Picking A-Levels only wasn't a bad decision if you really wanted (and still want) to do them. If you've changed your mind, it's never too late to let the sixth form/ college know so that they have ample time to accommodate your request, however it may be best to wait until Thursday before making any decisions.

I hope this helps.


This might sound a bit heartless (I’m not trying to be mean, just nervous for results) but as so many people in year 11 didn’t get good teaching due to lockdown and strikes, could that possibly cause grade boundaries to be lower as they didn’t do too well and therefore those of us who didn’t have strikes and had better online learning may have a slight advantage?
Reply 5
Original post by LittleFire10
This might sound a bit heartless (I’m not trying to be mean, just nervous for results) but as so many people in year 11 didn’t get good teaching due to lockdown and strikes, could that possibly cause grade boundaries to be lower as they didn’t do too well and therefore those of us who didn’t have strikes and had better online learning may have a slight advantage?

To an extent. The students who didn't revise or have access to any form of quality education during lockdowns will increase the number of test takers at the lower end of the spectrum meaning that the bottom 30% of students is going to be higher than average ( which represents grades 3 - U). This generally means that students aiming on grades 3,4,5 are more likely to be pushed up a grade (meaning there will be a little bit of inflation here). But, students that did revise during covid are statistically more likely to get higher scores. This generally means that the scores in the top 20% (of takers) are more likely to be higher. As a result, it is going to be harder to get grades 7+.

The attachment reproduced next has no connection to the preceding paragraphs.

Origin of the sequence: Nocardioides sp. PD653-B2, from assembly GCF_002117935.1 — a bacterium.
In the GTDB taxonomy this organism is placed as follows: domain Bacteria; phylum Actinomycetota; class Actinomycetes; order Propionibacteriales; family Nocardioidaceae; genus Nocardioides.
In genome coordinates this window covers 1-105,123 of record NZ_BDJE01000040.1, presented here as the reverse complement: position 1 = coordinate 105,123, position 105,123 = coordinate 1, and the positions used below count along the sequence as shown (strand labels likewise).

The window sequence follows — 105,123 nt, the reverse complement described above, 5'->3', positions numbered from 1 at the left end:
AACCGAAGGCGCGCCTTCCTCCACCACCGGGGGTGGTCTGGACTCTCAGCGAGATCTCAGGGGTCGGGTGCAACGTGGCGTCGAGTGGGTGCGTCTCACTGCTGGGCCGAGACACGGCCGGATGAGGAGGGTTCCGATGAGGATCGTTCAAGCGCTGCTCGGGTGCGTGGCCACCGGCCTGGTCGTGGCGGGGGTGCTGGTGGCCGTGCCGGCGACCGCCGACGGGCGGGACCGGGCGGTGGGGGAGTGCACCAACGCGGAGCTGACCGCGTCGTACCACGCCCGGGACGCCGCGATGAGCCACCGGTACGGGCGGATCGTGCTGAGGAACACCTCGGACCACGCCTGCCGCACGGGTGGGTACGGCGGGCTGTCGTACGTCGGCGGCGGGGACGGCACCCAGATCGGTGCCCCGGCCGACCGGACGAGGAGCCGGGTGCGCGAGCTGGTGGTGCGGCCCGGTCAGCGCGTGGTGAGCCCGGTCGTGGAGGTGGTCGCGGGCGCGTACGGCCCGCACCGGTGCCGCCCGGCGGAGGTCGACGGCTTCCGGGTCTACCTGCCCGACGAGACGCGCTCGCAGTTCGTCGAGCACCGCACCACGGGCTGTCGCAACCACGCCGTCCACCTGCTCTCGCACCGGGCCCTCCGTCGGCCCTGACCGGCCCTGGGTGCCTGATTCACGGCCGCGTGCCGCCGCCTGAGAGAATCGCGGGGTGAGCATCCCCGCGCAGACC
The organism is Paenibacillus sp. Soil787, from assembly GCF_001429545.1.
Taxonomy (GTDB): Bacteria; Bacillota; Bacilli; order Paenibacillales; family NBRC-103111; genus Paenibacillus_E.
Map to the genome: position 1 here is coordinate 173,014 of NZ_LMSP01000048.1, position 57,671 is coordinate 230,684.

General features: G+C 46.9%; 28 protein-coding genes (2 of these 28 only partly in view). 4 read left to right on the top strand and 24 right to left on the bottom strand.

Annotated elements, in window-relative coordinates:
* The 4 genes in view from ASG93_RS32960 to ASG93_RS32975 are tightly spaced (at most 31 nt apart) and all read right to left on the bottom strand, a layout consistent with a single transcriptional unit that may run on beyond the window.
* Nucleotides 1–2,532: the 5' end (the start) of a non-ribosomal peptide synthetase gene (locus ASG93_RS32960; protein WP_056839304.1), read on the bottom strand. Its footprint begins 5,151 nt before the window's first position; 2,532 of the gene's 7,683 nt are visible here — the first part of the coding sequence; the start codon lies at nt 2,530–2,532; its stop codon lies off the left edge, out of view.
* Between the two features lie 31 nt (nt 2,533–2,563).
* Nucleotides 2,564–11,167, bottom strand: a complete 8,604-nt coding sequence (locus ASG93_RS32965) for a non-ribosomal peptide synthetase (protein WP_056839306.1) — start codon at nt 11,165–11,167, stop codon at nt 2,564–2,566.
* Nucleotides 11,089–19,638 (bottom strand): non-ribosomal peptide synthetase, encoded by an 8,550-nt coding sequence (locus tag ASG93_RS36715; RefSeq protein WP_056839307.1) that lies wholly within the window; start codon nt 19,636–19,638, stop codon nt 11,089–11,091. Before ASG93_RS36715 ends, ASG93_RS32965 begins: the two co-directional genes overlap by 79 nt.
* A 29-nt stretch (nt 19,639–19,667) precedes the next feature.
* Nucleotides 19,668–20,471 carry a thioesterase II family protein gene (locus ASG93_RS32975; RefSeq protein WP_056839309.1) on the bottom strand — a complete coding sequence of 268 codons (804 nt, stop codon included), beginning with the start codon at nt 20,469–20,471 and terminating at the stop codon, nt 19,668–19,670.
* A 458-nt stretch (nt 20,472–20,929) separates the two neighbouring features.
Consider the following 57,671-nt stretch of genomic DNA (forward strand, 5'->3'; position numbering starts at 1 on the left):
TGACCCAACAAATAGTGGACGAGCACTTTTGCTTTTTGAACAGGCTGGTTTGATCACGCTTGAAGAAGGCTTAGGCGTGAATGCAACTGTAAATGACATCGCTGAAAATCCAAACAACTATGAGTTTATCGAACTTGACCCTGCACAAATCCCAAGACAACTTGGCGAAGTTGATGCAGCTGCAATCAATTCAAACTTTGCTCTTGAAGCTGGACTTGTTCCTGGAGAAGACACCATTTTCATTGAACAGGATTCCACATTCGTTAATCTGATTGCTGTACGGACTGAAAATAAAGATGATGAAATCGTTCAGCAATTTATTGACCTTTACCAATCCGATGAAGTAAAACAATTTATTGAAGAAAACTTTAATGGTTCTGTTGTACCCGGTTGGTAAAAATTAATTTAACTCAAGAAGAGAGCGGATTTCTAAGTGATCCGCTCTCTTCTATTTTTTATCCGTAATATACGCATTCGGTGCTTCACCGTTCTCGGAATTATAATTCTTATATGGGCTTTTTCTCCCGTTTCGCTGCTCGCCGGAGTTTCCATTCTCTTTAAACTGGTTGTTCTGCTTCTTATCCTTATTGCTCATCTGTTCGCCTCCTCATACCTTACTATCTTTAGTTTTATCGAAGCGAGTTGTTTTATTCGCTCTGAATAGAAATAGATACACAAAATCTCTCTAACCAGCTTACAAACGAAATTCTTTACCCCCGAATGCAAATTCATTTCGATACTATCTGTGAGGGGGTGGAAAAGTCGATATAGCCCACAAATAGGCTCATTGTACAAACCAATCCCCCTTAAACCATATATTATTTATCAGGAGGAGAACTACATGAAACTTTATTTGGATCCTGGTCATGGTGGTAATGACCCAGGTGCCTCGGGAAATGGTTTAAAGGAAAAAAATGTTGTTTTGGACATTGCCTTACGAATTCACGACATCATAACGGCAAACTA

A little bit of bad maths as a side note: There are 60 different exams offered over 5 exam boards so approximately 300 exams in total. If we can expect that there will be a 300,000 less grades 8/9 in total (as suggested by some people much smarter than me) than the decrease in 8/9s per exam is approximately 1,000 entrants per exam. However, this is very much a dubious estimate for a mean due to a bunch of external factors I don't want to list here.
Reply 6
Original post by Mrdino32
To an extent. The students who didn't revise or have access to any form of quality education during lockdowns will increase the number of test takers at the lower end of the spectrum meaning that the bottom 30% of students is going to be higher than average ( which represents grades 3 - U). This generally means that students aiming on grades 3,4,5 are more likely to be pushed up a grade (meaning there will be a little bit of inflation here). But, students that did revise during covid are statistically more likely to get higher scores. This generally means that the scores in the top 20% (of takers) are more likely to be higher. As a result, it is going to be harder to get grades 7+.

A little bit of bad maths as a side note: There are 60 different exams offered over 5 exam boards so approximately 300 exams in total. If we can expect that there will be a 300,000 less grades 8/9 in total (as suggested by some people much smarter than me) than the decrease in 8/9s per exam is approximately 1,000 entrants per exam. However, this is very much a dubious estimate for a mean due to a bunch of external factors I don't want to list here.

Mr Salles does talk a lot about what I mentioned in here in his video about results day so I will attach the link for that.
https://youtu.be/MUK7hy90EqI